Reduce Your Dog's Holiday Overwhelm

Friday, November 23, 2007

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During this wonderful time of the year with family, friends and good cheer, I thought it would be fitting to talk about dogs and the holidays.

In many cases the holidays go out without a glitch, 50 tons of turkey, turkey sandwiches for a week, cavities from all the chocolate, and of course an inch or two on the waistline that may need to be shrugged off as a New Year’s resolution.

On the other side of the fence, I do get many e-mails roughly about the time between Christmas and New Year's regarding how the family dog either bit someone or might have growled at them. Now, it isn’t always the case but it isn’t unusual as well to hear that Fido might have had a bad day during the time that family and friends are all together.

How could this be? After all, I love Aunt Emily who hasn't come by in 2 years and I guess Fido should love her as well. Or Uncle Albert who may have had one too many and got a bit loud and pushy. Uncle Albert was acting unusual and Fido felt he should protect you from him. Finally, Uncle Albert’s dog, who is also considered a relative, might get an angry put-in-your-place move from Fido, too. Let alone all the screaming, jumpy kids that come over, which is something Fido doesn’t encounter frequently.

All of this sentiment and surprised response to Fido's behavior is why this all happens in the first place. We have a couple of things to consider. First, we need to understand that even though Uncle Albert and Aunt Emily may be our family members, Fido may not consider them to be his. Worse yet, Uncle Albert’s dog is eating out of Fido's bowl or pushing him aside to get that little extra tidbit off the table or the extra pat of affection. Of course Fido needs to be a gracious host as we would expect ourselves to be.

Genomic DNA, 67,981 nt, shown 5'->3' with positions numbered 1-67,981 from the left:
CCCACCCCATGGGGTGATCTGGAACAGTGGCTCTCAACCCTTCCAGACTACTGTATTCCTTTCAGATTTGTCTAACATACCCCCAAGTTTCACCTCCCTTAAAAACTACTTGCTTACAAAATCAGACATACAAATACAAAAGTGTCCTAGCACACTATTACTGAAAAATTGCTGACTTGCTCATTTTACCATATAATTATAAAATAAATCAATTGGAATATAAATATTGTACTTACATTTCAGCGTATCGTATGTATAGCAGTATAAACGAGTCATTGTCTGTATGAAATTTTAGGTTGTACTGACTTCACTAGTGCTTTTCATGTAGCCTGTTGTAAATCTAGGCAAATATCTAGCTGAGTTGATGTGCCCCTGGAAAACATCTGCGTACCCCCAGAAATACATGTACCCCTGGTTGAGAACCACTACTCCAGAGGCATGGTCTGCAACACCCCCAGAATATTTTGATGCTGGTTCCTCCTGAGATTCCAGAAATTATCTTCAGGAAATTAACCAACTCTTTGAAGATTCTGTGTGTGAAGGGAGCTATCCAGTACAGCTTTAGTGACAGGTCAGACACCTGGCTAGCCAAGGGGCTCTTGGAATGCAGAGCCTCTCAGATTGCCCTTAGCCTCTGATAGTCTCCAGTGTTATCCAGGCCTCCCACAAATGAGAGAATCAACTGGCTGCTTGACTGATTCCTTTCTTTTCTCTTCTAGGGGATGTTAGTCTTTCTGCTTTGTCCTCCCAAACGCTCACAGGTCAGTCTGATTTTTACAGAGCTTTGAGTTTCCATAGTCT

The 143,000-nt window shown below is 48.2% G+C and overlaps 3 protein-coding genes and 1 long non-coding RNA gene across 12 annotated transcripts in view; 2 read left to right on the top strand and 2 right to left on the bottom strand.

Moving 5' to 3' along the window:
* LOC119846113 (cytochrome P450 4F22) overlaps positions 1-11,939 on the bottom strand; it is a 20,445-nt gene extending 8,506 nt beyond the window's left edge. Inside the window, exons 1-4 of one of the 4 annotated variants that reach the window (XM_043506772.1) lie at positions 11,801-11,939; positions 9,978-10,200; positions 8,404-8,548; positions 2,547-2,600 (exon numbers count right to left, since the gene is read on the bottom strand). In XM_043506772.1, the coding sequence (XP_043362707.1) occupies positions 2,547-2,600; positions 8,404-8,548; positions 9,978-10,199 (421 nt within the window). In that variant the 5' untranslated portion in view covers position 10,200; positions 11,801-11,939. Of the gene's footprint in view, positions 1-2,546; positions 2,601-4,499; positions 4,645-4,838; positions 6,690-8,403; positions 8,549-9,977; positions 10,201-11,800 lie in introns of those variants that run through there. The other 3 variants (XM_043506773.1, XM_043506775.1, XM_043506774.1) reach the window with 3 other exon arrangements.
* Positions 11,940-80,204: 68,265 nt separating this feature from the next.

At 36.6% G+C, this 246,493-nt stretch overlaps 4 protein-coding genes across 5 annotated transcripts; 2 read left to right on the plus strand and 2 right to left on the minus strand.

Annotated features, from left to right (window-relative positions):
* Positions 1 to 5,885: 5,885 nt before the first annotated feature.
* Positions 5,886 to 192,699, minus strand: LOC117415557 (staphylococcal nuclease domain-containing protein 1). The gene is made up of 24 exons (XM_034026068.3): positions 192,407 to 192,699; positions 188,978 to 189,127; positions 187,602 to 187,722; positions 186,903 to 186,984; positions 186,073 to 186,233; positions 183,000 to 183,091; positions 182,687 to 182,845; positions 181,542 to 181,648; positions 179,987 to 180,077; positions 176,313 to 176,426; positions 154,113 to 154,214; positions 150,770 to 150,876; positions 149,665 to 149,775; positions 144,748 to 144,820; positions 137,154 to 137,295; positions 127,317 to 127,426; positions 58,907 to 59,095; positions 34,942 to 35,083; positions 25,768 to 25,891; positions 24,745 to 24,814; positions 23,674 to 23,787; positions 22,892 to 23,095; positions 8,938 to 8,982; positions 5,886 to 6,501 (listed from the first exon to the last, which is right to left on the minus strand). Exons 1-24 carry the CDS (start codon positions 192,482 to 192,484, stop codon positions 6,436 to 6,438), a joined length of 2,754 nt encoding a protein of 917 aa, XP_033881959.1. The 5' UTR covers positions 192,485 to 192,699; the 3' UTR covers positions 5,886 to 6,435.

We need to realize that Fido is a dog and only sees his family as his. Anyone else, be it Aunt Emily or Uncle Albert, are visitors who will either be accepted based on your guidance and understanding or be a negative forced tolerance. We need to realize that Fido may be tired and can only handle so much and needs some time away.

Tips to help your dog manage stress

Crates provide a safe space for your dog

As with my dogs, I teach them to have a way out. This concept is the issue of the dog having a space - a crate in a quiet room that he goes to on a regular basis to get away from it all. To take it one step further, I also teach my dogs to come to me when they are displeased or stressed. I may notice them sitting in front of the door to this peaceful place and I open it and they go there just to chill out.  Of course, this is part of their daily routine and not only used when there are guests over. Doing this solely when guests are visiting would be looked upon as a form of punishment and will breed further resentment from your dog in the long run.

Here is the check list that I use when I raise a dog for this technique to be successful:

  • Regular crating at one point of the day for an hour or two.
  • Obedience training and teaching an exercise of “come to me” when the dog is troubled.
  • Being patient, relaxed and waiting for a pat as opposed to pushing your way in to get one.
  • Using my guests through this course to teach my dog good manners.
  • Not trying to enforce good manners when my guests come over and letting the dog do what he or she wants every other time.

  • I do not allow a relative to come over who my dog doesn’t know and just walk up and pat him while he or she is laying down.
  • When the guest dog is over pick up Fido's toys, water bowl and food bowl.
  • Do not give treats to Fido and the guest dog next to each other.

  • When someone has had one to many or if the kids get out of hand, put Fido and the guest dog away.

Those are some of the practices I have incorporated over the years, not just during the holidays but on a regular bases. It has kept things safe and happy for my family, friends and, of course, Fido.

Have a safe and wonderful holiday! May the new year bring prosperity and happiness.

REMEMBER THIS: no person or animal should suffer the repercussions of our misgivings and misunderstanding. Dogs are a life-long commitment, not an expected convenience.

- Sam

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